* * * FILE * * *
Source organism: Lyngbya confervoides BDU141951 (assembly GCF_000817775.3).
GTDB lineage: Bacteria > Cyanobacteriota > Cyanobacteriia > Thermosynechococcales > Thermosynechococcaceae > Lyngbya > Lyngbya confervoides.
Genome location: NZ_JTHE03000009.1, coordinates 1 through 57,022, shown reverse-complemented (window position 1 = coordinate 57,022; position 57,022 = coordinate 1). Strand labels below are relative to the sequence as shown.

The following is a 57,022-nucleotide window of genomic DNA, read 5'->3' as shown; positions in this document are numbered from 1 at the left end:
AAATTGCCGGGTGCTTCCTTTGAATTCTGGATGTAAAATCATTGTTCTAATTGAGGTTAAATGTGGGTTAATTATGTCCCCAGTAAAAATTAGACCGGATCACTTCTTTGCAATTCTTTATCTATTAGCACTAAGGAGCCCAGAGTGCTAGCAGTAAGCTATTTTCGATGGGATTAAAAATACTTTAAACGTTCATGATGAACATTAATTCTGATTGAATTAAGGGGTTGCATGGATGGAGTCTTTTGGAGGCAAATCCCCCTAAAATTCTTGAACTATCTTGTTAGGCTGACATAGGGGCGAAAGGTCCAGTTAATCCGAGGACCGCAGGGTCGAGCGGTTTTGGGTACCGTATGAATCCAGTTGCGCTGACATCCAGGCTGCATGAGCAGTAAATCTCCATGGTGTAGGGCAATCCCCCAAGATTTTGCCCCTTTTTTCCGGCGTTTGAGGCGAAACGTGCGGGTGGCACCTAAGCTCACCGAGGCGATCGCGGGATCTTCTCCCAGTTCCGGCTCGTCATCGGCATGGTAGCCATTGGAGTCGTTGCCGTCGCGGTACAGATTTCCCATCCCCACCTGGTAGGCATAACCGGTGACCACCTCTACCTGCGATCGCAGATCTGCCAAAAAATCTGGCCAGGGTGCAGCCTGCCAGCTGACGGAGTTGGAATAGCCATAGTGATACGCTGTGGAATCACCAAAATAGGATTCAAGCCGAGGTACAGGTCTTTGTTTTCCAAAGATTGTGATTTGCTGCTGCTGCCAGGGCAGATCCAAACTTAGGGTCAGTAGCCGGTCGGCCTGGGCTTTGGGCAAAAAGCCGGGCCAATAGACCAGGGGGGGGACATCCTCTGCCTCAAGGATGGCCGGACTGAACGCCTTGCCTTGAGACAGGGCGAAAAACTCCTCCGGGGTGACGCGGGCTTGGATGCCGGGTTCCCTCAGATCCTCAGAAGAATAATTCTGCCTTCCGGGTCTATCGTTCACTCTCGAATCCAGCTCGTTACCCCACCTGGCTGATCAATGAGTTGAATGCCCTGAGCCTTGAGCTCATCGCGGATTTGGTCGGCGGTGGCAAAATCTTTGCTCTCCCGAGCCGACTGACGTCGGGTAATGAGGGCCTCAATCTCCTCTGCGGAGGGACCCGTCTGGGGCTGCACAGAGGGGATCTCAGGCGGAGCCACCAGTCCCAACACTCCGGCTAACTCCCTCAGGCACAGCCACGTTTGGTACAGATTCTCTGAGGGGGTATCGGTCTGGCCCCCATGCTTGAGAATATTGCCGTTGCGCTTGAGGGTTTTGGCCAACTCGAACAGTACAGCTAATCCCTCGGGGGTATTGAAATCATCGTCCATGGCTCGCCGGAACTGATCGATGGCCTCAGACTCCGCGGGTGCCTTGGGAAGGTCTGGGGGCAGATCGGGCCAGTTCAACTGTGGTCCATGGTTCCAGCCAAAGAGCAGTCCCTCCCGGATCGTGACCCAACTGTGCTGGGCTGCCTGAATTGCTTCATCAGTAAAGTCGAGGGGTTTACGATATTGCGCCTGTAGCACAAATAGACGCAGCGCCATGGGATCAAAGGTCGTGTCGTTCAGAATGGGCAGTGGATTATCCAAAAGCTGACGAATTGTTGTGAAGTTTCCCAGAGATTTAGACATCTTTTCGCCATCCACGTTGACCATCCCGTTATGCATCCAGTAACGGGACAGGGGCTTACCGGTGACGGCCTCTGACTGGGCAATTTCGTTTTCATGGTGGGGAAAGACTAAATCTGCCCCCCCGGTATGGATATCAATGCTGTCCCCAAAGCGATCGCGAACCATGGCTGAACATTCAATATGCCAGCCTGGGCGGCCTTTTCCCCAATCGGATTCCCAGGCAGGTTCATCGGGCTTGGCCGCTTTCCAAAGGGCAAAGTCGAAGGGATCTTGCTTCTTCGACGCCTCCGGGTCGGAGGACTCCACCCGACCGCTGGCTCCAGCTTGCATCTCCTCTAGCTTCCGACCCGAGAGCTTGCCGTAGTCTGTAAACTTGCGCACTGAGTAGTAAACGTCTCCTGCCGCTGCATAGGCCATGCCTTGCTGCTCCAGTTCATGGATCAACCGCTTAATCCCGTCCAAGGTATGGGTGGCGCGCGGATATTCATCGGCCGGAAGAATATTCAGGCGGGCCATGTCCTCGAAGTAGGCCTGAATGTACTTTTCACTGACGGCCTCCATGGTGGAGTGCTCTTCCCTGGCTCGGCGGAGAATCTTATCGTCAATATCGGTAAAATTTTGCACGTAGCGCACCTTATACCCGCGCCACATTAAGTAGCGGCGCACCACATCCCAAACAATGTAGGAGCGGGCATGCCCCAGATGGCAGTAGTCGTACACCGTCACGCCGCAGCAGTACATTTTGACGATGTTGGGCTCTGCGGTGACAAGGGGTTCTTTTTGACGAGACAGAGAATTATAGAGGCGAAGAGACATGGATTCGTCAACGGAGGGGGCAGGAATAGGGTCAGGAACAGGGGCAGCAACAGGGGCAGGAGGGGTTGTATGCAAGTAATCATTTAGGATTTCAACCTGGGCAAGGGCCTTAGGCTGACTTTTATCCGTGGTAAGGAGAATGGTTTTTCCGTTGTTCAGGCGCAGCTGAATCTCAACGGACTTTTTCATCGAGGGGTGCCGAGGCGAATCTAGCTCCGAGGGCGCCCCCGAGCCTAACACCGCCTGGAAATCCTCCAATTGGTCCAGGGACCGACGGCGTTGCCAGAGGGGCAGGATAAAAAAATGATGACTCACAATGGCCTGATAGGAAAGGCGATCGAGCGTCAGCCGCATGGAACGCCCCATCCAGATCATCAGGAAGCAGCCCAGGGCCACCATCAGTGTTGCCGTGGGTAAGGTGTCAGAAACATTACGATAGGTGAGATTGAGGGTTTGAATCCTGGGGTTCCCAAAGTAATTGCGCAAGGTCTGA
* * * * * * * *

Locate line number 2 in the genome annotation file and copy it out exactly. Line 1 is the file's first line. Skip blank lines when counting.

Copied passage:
GTDB lineage: Bacteria > Cyanobacteriota > Cyanobacteriia > Thermosynechococcales > Thermosynechococcaceae > Lyngbya > Lyngbya confervoides.